Cyber-Criminals Set Sights on the Maritime Sector
November 26, 2018
TLP: WHITE | The NJCCIC assesses with high confidence that the maritime sector, to include ports, vessels, and shipping companies across the globe, will remain an attractive target for a range of cyber-attacks designed to disrupt daily operations, steal sensitive data, instill fear in the community, and hold critical operational data for ransom. US maritime ports and associated marine transportation systems (MTS) are vital components of the nation’s critical infrastructure, national security, and economy. The US Coast Guard, in combined efforts with the International Maritime Organization, is working to bring more awareness amongst the maritime industry leaders and operators. It is critical to understand the potential impacts of a cyber-attack on the maritime sector, shipping companies, vessels, or associated industrial control systems, such as damaged equipment, exposing the environment and public to harmful pollutants, global economic consequences, and even death or serious injury. The 2018 Maritime Cybersecurity Survey conducted by Jones Walker LLC indicated that 80 percent of large US maritime industry companies surveyed reported that they were targeted by a cyber-attack within the past year. The survey results also revealed a false sense of overall cybersecurity preparedness, with 69 percent of respondents reporting the maritime industry as well prepared in cybersecurity, while only 36 percent believed their own organizations are well prepared. The misperception may stem from the relatively few disruptions within the maritime sector and no loss of life or significant damage to the environment reported. Nevertheless, extensive vulnerabilities do exist within the MTS and numerous ransomware attacks have been reported by shipping companies, with many choosing to pay the ransom to avoid impacts disruption in their operational schedules. A cyber-attack has the potential to inflict substantial disruption to port and vessel operations and, due to the sheer volume of business conducted in ports worldwide, could result in grave monetary losses. With the maritime sector’s massive economic reach and the ever-growing advances in the industry’s technologies, it is expected that profit-motivated threat actors will continue to target maritime ports, shipping companies, and vessels.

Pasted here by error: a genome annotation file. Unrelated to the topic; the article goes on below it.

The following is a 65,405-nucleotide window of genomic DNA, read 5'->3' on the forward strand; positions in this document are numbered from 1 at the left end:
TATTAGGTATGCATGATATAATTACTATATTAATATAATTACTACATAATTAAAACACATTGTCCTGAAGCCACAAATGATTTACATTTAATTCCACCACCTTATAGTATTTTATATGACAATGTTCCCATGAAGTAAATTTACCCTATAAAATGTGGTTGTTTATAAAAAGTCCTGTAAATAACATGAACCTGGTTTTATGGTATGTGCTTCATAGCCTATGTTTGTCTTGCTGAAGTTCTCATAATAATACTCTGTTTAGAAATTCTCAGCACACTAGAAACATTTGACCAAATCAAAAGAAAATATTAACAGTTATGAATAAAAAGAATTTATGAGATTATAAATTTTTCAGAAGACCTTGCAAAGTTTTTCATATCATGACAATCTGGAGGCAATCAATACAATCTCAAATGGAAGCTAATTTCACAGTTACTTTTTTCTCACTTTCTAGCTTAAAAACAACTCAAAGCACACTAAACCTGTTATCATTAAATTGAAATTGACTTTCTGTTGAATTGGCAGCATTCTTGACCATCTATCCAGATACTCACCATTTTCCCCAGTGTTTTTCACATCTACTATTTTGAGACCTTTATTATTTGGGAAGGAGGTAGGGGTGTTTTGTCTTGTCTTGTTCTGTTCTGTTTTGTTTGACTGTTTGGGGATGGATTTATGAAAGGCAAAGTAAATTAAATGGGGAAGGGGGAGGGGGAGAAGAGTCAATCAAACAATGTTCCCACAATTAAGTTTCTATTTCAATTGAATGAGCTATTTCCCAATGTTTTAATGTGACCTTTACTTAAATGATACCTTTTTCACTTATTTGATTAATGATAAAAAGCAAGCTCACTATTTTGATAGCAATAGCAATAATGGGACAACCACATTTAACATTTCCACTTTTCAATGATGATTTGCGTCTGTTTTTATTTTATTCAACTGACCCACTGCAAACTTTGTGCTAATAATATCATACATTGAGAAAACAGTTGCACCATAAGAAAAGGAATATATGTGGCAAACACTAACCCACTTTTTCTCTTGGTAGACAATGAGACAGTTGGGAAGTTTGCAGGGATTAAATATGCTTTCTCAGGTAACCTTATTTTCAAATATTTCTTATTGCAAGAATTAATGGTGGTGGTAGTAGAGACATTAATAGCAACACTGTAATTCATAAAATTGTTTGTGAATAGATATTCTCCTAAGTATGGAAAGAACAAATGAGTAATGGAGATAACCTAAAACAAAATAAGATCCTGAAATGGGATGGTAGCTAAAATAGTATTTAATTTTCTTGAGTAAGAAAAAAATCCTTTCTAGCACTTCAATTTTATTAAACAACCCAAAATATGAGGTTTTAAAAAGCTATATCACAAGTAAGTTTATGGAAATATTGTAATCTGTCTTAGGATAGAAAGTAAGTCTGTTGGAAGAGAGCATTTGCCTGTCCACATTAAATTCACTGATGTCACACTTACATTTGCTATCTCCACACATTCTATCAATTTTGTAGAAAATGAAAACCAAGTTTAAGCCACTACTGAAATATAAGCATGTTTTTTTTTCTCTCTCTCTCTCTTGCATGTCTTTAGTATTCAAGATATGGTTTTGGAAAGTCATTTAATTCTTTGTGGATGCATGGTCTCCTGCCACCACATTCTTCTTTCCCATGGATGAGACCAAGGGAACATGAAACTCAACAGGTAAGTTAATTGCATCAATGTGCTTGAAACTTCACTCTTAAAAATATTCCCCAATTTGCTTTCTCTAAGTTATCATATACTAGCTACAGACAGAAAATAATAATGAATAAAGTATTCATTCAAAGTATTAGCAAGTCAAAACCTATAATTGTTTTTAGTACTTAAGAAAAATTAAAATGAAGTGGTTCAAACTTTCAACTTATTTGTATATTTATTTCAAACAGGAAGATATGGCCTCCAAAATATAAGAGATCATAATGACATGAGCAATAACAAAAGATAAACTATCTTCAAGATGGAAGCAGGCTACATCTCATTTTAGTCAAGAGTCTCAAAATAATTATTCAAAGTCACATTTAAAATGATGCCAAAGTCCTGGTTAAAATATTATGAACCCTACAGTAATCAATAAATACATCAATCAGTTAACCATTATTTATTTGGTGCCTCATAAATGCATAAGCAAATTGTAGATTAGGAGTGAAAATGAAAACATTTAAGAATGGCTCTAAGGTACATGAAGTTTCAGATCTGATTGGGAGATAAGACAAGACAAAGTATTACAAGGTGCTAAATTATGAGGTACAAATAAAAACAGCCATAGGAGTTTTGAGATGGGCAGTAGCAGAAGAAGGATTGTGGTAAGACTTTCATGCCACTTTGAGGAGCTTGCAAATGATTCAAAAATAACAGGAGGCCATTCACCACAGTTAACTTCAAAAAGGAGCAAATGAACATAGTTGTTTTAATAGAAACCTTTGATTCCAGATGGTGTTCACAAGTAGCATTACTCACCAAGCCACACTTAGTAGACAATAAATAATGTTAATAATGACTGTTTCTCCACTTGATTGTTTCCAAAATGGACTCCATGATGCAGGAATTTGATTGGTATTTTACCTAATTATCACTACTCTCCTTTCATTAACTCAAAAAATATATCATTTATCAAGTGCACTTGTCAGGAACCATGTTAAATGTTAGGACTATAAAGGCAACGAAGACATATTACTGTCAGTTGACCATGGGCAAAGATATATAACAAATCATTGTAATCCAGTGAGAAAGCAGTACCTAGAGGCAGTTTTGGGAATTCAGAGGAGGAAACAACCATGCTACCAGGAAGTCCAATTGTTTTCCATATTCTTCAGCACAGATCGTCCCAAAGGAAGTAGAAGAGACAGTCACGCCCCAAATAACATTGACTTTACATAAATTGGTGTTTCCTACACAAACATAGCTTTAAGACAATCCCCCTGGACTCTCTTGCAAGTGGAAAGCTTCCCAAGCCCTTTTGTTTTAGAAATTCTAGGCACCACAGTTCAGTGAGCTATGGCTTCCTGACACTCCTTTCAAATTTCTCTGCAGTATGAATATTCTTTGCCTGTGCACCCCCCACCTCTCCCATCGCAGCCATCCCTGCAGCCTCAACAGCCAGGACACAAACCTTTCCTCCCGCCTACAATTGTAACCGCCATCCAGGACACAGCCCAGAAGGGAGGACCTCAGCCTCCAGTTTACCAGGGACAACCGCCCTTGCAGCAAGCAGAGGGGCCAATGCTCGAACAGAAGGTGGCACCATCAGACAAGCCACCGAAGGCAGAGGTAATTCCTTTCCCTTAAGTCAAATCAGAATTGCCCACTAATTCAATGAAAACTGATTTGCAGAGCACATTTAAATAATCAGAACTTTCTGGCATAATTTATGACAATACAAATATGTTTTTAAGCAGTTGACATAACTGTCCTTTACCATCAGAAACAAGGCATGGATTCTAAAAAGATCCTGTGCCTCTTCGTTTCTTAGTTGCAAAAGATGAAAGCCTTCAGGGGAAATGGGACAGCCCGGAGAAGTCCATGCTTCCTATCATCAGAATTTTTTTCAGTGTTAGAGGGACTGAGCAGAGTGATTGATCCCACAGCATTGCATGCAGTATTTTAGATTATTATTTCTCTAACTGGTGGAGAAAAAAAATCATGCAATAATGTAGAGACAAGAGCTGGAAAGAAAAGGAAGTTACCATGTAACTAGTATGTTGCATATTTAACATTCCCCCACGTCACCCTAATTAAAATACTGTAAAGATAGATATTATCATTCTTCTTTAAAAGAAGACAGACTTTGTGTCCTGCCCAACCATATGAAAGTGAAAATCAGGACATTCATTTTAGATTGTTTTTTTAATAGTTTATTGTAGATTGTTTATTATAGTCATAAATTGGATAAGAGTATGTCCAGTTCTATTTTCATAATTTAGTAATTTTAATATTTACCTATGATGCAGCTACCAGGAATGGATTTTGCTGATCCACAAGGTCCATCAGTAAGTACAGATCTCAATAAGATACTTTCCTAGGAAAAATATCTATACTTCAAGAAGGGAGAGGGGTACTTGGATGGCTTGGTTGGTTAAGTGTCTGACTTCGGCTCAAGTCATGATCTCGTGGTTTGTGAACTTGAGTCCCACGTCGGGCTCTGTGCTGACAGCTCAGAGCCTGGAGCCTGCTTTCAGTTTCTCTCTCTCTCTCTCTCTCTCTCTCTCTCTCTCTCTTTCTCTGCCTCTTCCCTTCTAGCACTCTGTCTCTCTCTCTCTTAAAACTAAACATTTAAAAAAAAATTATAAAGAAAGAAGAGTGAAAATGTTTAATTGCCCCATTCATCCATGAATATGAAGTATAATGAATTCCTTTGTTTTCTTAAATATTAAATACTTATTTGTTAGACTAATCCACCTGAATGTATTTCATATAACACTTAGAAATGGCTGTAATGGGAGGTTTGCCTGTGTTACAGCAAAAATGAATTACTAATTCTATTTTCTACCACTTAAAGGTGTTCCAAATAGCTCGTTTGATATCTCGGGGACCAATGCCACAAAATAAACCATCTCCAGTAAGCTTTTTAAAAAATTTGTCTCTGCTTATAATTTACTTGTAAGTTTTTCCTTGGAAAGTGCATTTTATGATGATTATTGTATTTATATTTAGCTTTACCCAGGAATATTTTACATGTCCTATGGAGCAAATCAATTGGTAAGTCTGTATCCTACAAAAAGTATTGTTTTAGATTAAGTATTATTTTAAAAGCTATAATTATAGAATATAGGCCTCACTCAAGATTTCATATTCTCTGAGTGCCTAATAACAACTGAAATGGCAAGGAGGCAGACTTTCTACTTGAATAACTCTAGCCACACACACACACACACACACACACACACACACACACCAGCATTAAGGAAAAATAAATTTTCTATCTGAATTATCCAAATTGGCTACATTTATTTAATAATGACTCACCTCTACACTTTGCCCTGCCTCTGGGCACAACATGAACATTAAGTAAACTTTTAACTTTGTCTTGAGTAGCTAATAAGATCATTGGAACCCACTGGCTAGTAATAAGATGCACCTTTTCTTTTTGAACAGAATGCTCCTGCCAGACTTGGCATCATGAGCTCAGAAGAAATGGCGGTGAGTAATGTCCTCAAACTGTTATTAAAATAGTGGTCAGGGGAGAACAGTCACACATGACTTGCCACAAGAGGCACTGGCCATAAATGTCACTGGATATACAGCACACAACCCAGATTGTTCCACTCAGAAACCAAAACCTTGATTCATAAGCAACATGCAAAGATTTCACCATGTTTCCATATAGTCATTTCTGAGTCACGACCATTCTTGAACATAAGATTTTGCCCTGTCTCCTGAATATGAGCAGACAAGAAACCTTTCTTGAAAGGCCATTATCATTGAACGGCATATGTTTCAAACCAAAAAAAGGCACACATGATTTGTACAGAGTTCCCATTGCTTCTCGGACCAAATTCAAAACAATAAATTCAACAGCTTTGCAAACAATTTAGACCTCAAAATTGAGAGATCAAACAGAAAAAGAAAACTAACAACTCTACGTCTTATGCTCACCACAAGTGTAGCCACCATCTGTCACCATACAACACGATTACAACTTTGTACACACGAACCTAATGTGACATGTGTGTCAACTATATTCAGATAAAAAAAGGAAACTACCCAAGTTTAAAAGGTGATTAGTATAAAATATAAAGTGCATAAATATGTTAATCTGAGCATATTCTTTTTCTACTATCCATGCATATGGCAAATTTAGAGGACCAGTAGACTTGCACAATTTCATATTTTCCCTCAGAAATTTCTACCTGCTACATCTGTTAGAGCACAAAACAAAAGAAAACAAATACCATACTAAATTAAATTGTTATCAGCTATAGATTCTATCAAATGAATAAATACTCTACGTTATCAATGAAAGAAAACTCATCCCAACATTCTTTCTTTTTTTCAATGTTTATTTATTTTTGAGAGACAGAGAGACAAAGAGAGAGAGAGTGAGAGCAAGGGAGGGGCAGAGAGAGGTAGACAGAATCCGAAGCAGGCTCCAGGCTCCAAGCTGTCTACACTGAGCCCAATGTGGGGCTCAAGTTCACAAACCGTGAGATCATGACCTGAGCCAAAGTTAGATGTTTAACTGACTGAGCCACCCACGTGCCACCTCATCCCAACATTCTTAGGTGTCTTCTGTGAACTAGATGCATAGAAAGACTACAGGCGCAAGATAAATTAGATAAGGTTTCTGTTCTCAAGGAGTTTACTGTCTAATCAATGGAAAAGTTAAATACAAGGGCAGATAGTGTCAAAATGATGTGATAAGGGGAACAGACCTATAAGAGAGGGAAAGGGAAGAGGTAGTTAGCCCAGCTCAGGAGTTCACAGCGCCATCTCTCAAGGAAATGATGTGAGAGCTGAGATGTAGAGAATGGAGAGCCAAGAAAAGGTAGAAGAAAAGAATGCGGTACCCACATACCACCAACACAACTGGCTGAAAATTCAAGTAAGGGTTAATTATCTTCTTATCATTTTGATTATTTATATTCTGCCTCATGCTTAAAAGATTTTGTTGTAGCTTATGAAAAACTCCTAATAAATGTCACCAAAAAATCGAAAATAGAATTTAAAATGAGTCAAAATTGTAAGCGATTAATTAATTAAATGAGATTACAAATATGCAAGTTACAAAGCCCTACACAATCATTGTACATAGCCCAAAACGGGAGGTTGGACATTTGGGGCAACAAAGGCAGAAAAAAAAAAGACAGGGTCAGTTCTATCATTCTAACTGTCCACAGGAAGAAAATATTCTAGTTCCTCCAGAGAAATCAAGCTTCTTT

- In September 2018, two international maritime ports, Port of Barcelona, Spain and Port of San Diego, CA, suffered cyber-attacks. The Port of San Diego authorities reported a ransomware incident, later revealed to be an infection of the SamSam variant. Impacts were isolated to some of the Port Authority’s administrative functions and did not interrupt port operations or vessel movements. The Port of Barcelona did not immediately disclose the type of incident, but indicated the attack disrupted their internal IT systems, though it did not affect vessel or port operations.
- In July 2018, the Port of Long Beach, CA suffered a ransomware attack which was contained and isolated to the China Ocean Shipping Company (COSCO) port terminal. COSCO, one of the world’s largest shipping companies, indicated the attack did not adversely affect vessel movements or operations.
- In June 2017, US Maritime Alerts and Advisories indicated multiple instances of GPS interference reported by vessels operating in the Black Sea, and again in April and October 2018 in the Mediterranean Sea, specifically near Port Said, Egypt, the Suez Canal, and vicinity of the Republic of Cyprus.
- In June 2017, A. P. Moller Maersk Group, the largest shipping company in the world, suffered a devastating attack as a result of the NotPetya malware. Maersk endured a ten-day halt in operations while it recovered from the attack, which required 4,000 servers, 45,000 PCs, and 2,500 applications be reinstalled. Maersk reportedly lost approximately $300 million in revenue.
The NJCCIC advises maritime sector stakeholders to take proactive steps to increase their organization’s overall cyber risk management and preparedness. Cybersecurity presents major challenges in the maritime sector as there is an overall lack of expertise. Awareness is a vital step in contending with existing vulnerabilities and threats. The following resources can assist the sector in becoming more resilient to cyber-attacks: International Maritime Organization’s Guidelines on Maritime Cyber Risk Management, US DHS Enhanced Cybersecurity Services, the National Institute of Standards and Technology Cybersecurity Framework, and US Coast Guard’s related framework profiles for Bulk Liquid Transfer, Offshore Operations, and Passenger Vessels. The profiles provide common language for traditional maritime security and IT professionals to facilitate organizational awareness and incorporate cyber incident response into existing security plans. The US Coast Guard Maritime Commons blog and US MARAD Maritime Security portal are recommended for accessing maritime cybersecurity alerts, advisories and initiatives. Maritime industry stakeholders are encouraged to continue bridging the gap in cybersecurity expertise by participating in their local Area Maritime Security Committee events and Cybersecurity Sub-committees.
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